By Josh Saunders
An urban explorer has revealed the hidden delights of Cambodia’s remarkable abandoned temples in the jungle and Wonder of the World runner-up.
Angkor Wat, which translates to ‘City of Temples’, was built during the 12th century and is now the largest religious monument in the world.
The sites numerous places of worship took 30 years to build and lie buried in the Cambodian jungle, a mere 3.4 miles from Siem Reap.
Since soaring to popularity the location lures over two million visitors each year and was declared Lonely Planet’s top destination in its 2015 guide.
Urban explorer Bob Thissen, 36, from Heerlen, The Netherlands, chose to seek out the lesser known monuments after being disappointed to see more ‘selfie sticks than rocks’ last year.
His incredible images of the ruins show the raw beauty that remain hidden away from typical tourist routes and part of what made it a runner up for the New Seven Wonders of the World.
Bob said: “Angkor Wat was really high on my bucket list to visit, it’s the biggest temple complex in the world and it’s cool to see how nature slowly has taken over.
“You can make great photographs there and you feel like you’re exploring the remnants of a lost civilization.
“I saw a lot of great pictures on the internet before but was baffled when I arrived at the place.
“There were more selfie sticks than rocks and it was really crowded.
“The areas around the temples were clean, there were paved paths and wooden fences just next to the temples.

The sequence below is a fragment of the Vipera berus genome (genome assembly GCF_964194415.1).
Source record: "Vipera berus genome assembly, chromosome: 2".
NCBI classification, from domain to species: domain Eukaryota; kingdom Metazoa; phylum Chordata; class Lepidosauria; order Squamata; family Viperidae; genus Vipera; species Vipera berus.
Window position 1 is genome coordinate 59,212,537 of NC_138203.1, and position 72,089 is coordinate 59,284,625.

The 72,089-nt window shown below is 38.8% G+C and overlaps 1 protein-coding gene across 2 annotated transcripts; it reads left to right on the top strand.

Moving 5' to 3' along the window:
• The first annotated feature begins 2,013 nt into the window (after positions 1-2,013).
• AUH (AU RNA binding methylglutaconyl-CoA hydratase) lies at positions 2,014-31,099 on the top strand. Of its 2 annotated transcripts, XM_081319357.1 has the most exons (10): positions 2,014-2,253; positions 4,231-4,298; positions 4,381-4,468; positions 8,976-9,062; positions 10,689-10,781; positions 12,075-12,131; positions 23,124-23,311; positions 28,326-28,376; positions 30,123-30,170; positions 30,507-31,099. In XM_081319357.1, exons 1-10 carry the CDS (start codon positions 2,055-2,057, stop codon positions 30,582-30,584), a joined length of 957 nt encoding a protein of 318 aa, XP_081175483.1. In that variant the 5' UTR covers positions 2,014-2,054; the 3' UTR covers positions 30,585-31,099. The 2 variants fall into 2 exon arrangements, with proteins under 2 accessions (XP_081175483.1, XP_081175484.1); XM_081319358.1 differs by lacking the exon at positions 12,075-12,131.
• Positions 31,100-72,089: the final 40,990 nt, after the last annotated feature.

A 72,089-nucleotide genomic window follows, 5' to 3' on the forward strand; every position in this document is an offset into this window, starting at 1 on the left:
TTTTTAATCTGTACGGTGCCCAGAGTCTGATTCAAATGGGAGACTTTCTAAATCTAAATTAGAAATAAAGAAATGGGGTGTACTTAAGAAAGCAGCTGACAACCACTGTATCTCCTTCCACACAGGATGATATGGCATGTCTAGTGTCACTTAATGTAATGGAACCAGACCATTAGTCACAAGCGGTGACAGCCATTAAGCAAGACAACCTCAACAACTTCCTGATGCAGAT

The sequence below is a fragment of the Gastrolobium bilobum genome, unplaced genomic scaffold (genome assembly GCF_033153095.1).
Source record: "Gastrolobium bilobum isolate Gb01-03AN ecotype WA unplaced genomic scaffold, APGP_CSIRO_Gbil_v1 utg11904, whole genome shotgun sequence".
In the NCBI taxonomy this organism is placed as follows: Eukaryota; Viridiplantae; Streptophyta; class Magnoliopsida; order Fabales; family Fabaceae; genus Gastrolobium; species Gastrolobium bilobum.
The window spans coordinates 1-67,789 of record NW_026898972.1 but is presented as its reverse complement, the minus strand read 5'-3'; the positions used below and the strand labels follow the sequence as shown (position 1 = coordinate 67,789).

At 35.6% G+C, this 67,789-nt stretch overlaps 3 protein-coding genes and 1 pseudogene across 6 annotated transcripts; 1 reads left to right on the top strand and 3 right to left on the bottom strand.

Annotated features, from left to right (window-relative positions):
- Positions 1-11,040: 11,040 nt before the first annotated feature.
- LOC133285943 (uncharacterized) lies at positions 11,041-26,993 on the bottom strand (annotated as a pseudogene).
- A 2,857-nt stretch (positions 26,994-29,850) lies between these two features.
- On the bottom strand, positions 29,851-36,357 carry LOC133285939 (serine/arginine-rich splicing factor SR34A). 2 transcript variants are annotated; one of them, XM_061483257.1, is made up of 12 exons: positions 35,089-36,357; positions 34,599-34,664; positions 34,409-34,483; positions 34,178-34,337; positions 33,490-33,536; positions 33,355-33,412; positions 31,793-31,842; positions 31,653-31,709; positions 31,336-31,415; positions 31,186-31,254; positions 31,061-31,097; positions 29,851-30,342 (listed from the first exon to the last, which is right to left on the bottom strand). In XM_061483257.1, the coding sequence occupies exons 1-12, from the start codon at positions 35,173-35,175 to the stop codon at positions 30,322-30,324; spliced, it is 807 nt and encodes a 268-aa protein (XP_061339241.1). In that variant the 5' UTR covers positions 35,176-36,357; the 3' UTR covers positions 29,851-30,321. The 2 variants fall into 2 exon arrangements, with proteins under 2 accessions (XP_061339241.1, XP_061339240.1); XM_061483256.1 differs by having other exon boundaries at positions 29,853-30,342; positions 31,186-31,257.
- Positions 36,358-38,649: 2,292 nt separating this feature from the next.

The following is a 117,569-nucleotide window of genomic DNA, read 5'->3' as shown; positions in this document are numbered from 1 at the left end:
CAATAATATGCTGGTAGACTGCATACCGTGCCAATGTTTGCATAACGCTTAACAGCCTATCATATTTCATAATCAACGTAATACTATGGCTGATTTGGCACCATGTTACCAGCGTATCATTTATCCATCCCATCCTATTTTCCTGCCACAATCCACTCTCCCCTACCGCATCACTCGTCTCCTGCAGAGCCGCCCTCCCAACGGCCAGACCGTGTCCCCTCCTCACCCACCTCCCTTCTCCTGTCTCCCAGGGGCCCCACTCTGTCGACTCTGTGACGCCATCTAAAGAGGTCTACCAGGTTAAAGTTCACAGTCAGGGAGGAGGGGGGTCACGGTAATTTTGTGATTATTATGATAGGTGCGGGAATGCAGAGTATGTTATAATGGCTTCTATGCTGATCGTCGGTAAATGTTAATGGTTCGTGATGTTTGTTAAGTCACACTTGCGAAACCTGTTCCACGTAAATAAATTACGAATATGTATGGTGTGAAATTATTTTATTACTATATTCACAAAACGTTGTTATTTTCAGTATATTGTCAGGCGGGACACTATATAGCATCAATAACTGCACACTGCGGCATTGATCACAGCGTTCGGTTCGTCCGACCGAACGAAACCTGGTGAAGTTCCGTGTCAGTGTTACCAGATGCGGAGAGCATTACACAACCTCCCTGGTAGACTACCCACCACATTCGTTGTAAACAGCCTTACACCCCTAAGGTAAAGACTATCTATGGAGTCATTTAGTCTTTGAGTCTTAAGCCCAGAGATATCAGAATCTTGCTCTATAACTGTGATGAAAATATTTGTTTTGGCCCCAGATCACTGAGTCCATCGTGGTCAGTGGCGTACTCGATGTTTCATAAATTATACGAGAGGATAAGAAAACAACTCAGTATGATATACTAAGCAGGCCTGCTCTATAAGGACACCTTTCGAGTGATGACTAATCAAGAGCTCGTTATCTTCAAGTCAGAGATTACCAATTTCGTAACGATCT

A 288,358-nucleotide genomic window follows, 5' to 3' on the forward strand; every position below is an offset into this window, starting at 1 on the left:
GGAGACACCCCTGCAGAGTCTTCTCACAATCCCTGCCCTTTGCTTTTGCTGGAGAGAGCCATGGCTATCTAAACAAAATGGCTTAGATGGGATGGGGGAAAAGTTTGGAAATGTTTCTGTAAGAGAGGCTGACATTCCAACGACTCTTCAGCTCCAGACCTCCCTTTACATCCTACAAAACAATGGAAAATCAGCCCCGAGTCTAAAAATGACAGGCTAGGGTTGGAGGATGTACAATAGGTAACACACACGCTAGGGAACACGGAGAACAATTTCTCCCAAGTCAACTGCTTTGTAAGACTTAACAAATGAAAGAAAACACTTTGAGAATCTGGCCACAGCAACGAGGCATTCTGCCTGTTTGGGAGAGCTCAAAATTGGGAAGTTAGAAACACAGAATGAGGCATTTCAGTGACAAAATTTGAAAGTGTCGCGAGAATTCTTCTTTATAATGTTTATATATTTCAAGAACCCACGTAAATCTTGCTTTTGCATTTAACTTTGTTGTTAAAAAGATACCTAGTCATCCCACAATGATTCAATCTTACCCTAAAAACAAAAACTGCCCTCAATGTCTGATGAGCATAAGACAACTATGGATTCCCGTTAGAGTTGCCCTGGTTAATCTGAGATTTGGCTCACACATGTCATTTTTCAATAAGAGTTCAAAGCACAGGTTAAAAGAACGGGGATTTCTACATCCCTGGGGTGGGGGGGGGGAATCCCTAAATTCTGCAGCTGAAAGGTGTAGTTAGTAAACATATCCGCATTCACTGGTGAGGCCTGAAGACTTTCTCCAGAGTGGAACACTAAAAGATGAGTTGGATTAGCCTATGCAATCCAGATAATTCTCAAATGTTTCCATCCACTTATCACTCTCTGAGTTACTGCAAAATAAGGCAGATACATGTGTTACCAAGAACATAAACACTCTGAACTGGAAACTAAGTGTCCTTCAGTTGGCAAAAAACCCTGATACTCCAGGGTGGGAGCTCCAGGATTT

“It ruined the experience of exploring the remnants of a lost civilization, by making it just like walking inside a museum and standing in line.
“I even skipped the sunrise because there were thousands of tourists crammed together trying to get the same shot.
“So The next day I decided to approach it in a different way and avoid the mass tourism by making my own route.”
Angkir Wat was initially built as a funeral temple for King Suryavarman II and was dedicated to the Hindu deity Vishnu, designed to highlight the symbolism between the setting sun and death.
Later it would become a Buddhist monument and now the sites are the remnants of a civilisation reclaimed by nature.
Bob visited three different sites, including the remote Angkhor Thom East Gate, which he described as more authentic than other locations as it was less tailored for tourism.
He said: “There are a lot of beautiful gates near the Angkor Thom Temple, but the roads are paved and it’s like a highway of passing tourists.
“The east gate is the only one that is not paved and can’t be used by busses and cars, only bicycles and Tuk Tuk can go through this gate.
“It has the most authentic feel and nobody drives there, because the road is very bumpy.
He also visited the crumbling ruins of Ta Nei and Banteay Thom temples.
Bob said: “Ta Nei was a really cool temple not far away from all the big famous temples, but nobody seemed to care about this one.
“The area had not been cleaned and rocks were lying everywhere, inside you had to climb over the collapsed parts of the temple.
“Trees were growing out of the temples, it had a cool, authentic atmosphere.
“Then for Banteay Thom, literally none of the Tuk Tuk drivers knew this temple nor how to get there.
“The roads became more narrow and we had to leave the
bigger part of the Tuk Tuk at someone’s home to continue on a motorbike.
“The driver had to ask locals how to reach the temple.
“We drove in muddy roads in the middle of nowhere and after a while we reached this temple.”
For more work of Bob Thissen visit here.